Officials from the U.S. Departments of Agriculture and Energy told Reuters that they intend to update two closely monitored monthly reports to reflect the rapid growth of renewable diesel, a clean-burning fuel made from soy and other fats and oils.
The rising demand for renewable diesel is part of a broader global shift to green fuels, and it could raise prices for the crops it is made from, such as soybeans and canola.
An agency official told Reuters that the U.S. Department of Agriculture (USDA) expects to change how it records soybean oil used in biofuel in its monthly World Agriculture Supply and Demand Estimates (WASDE) study as soon as this spring.
Keith Menzie, an economist at USDA’s World Agricultural Outlook Board, said the changes would be made only after the U.S. Energy Information Administration (EIA) starts publishing more accurate data on the renewable diesel market.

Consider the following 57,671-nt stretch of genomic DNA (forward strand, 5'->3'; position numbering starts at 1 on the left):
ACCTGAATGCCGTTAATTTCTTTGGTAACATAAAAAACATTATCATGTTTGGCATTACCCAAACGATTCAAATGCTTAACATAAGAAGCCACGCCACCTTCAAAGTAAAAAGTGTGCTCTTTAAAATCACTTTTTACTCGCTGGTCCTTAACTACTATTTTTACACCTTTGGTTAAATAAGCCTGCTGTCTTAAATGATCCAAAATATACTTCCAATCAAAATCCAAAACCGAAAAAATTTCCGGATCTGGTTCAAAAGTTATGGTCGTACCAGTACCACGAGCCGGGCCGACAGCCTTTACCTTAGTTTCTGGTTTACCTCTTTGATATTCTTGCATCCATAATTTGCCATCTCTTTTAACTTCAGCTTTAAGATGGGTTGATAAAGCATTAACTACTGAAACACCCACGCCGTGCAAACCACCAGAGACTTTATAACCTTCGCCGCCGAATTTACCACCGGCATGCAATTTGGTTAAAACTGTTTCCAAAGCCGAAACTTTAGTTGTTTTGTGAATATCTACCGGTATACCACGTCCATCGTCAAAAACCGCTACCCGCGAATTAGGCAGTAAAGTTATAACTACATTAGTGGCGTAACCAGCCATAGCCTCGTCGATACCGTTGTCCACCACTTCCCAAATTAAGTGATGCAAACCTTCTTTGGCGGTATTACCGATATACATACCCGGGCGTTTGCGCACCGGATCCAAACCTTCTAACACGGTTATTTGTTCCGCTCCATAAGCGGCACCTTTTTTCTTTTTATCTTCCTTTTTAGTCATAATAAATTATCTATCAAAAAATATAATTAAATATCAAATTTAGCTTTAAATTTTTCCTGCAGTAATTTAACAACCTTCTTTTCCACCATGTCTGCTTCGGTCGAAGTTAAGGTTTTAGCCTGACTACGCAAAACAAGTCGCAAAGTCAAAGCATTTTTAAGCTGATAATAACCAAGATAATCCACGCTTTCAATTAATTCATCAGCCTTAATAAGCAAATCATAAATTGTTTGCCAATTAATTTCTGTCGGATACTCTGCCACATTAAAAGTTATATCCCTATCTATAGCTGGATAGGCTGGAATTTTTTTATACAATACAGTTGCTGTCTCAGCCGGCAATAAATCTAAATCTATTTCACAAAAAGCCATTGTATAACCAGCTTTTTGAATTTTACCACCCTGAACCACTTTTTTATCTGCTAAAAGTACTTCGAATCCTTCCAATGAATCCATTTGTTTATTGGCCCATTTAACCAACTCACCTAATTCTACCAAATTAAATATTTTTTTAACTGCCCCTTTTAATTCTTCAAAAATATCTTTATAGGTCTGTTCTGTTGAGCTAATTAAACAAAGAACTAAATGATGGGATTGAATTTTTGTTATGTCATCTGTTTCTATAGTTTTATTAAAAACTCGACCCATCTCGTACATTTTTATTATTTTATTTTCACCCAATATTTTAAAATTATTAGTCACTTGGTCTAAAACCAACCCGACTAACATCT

According to Reuters, the EIA plans to start including renewable diesel data in its Petroleum Supply Monthly survey and intending to publish data for January by the end of this month.
The unusual adjustment to USDA’s WASDE survey, which is regarded as the global gold standard of agricultural commodities data, will recognise the strong demand potential for soybean oil when the U.S. soybean supplies are at their lowest in years.
Renewable diesel can fuel traditional automobile engines without needing to be blended with crude oil-derived diesel, making it appealing to refiners seeking low-pollution alternatives.
According to investment bank Goldman Sachs, production of the fuel will nearly quintuple over the next three years, with feedstocks ranging from plant oils and animal fats to used cooking oil.
To comply with the USDA’s reporting confidentiality requirements, the revised soybean oil supply-and-demand forecast will combine biodiesel and renewable diesel producers’ usage.
Renewable diesel farmers use soyoil, which is currently classified as a broad category that includes food and livestock feed.